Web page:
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St. Timothy's Church on Milwaukee's North Teutonia Avenue is a place where people can expect to hear a thing or two about angels, but usually they're angels who are depicted in flowing robes as they descend from heaven.
At a meeting in the church last week, Alder Michael McGee Jr. wanted to discuss a different type of angel "angel investors." These angels don't have wings, but they may have a high-flying checkbook.
In a Milwaukee neighborhood that is no stranger to economic hardship, some citizens are thinking about launching their own businesses. McGee, a first-term alderman whose father is a familiar figure in Milwaukee politics, is trying to help.
McGee, a member of the Milwaukee Common Council's Community and Economic Development Committee, has launched a series of "Financial Fitness" workshops for North Side residents at St. Timothy's. I spoke there last week to 10 people whose ideas for new businesses ranged from high-end candy to a new design for a snow blower.
Their questions ranged from definitions the difference between angel investors and venture capitalists, for example to other sources of capital, training and business start-up advice. What are the pros and cons of having partners? How can a lawyer or accountant help me? Those questions and more weigh heavily on the minds of people who are just starting a business.
"It's all about building capacity and trying to move to the next level," McGee said. "In Milwaukee, there's a great need for minority-owned businesses."
There's no disputing that fact. The four-county Milwaukee region lost 29,800 non-farm jobs from 1999 to 2004, a 3.5 percent decline. That placed Milwaukee at the bottom of the list of the 16 peer regions. Only four of the 16 metropolitan regions lost jobs in the six-year period, while the 15 other regions collectively registered an average net gain of 3.3 percent.
In the span of three decades, Milwaukee has lost two out of three factory jobs. Much of that loss reflects global trends, but the city has been hit harder than most. Those hit hardest of all have included African-American and other minority workers.
The number of minority-owned businesses in Milwaukee -- a key indicator of the commercial health of the region's de-industrialized urban center "placed dead last," according to a recent report by the Metropolitan Milwaukee Area Chamber. Revenue from those minority businesses, measured on a population-adjusted basis, ranked third-lowest among the comparable metro areas.
Metro Milwaukee's 2002 unemployment rate for African-Americans was 17 percent, which ranked highest among the 12 metro areas that track employment by race. Separately, the 4.2 percent of minorities employed as "officials and managers" in the Milwaukee region was lower than the 5.1 percent average of the other 15 regions.
Those figures speak to the need for more minority entrepreneurs in a city and region that is key to Wisconsin's prosperity. There are signs of progress, however.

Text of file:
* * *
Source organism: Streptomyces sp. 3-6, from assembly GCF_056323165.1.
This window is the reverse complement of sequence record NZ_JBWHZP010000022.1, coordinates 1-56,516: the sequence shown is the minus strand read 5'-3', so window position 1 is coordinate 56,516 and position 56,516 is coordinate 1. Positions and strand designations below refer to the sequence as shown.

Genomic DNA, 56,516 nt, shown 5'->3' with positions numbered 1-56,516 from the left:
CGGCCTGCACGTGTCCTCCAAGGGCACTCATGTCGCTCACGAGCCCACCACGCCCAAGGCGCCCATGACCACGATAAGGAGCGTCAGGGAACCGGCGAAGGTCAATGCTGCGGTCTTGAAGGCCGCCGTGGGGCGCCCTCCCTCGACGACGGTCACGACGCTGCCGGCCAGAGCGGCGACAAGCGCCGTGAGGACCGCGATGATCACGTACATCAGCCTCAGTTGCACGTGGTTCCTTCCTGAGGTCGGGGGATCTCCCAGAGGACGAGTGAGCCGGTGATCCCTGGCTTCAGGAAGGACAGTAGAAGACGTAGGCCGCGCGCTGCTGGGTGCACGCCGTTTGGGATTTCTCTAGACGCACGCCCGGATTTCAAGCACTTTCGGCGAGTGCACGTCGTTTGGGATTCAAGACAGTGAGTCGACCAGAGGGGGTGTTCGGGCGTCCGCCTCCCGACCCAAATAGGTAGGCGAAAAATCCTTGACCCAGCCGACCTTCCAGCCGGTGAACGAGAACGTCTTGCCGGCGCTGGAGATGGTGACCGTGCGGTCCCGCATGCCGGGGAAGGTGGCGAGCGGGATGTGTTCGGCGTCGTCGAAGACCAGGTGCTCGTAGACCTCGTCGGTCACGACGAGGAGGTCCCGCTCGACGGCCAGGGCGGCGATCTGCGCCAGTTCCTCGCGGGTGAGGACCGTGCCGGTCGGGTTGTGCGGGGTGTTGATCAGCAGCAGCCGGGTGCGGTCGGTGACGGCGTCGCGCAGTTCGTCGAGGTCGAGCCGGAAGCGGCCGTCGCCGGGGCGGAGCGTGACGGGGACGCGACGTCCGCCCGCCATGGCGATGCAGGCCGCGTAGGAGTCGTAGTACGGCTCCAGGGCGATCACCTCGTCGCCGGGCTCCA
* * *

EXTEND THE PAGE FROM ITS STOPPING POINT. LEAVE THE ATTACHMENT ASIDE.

For the first time in five years, the Milwaukee Journal-Sentinel reported this month, Milwaukee will appear on Inc. magazine's "Inner City 100," an annual ranking of high-growth companies in the nation's distressed urban centers.
Two Milwaukee enterprises made the prestigious Inc. list for 2005: HMB Contractors Inc., an excavating and demolition firm that began life a decade ago by plowing snow from residential driveways, and Coakley-Tech LLC, which produces custom orders of DVDs, CDs and print-on-demand books.
The awards are tied to the Initiative for a Competitive Inner City, a Boston non-profit group that dedicates itself to restoring old-fashioned capitalism, profit-driven businesses and non-government jobs to urban neighborhoods across the country. The Initiative for a Competitive Milwaukee has been launched to adapt those strategies to Wisconsin's largest city.
In the state Department of Commerce, the Bureau of Minority Business Development (608-267-9550) can help connect entrepreneurs to loans, training programs and more. The UW-Extension's Small Business Development Centers, the U.S. Small Business Administration and other agencies can also help. The Wisconsin Entrepreneurs' Conference
will be held June 7-8 in Milwaukee, and it will include many "how-to" sessions for start-up businesses.
McGee and the "Financial Fitness" group at St. Timothy's church are reaching out for information. For entrepreneurs with ideas but a multitude of questions, that information can be the jump start they need.
Tom Still is president of the Wisconsin Technology Council
and the Wisconsin Innovation Network. He is the former associate editor of the Wisconsin State Journal in Madison.
The opinions expressed herein or statements made in the above column are solely those of the author, & do not necessarily reflect the views of Wisconsin Technology Network, LLC. (WTN). WTN, LLC accepts no legal liability or responsibility for any claims made or opinions expressed herein.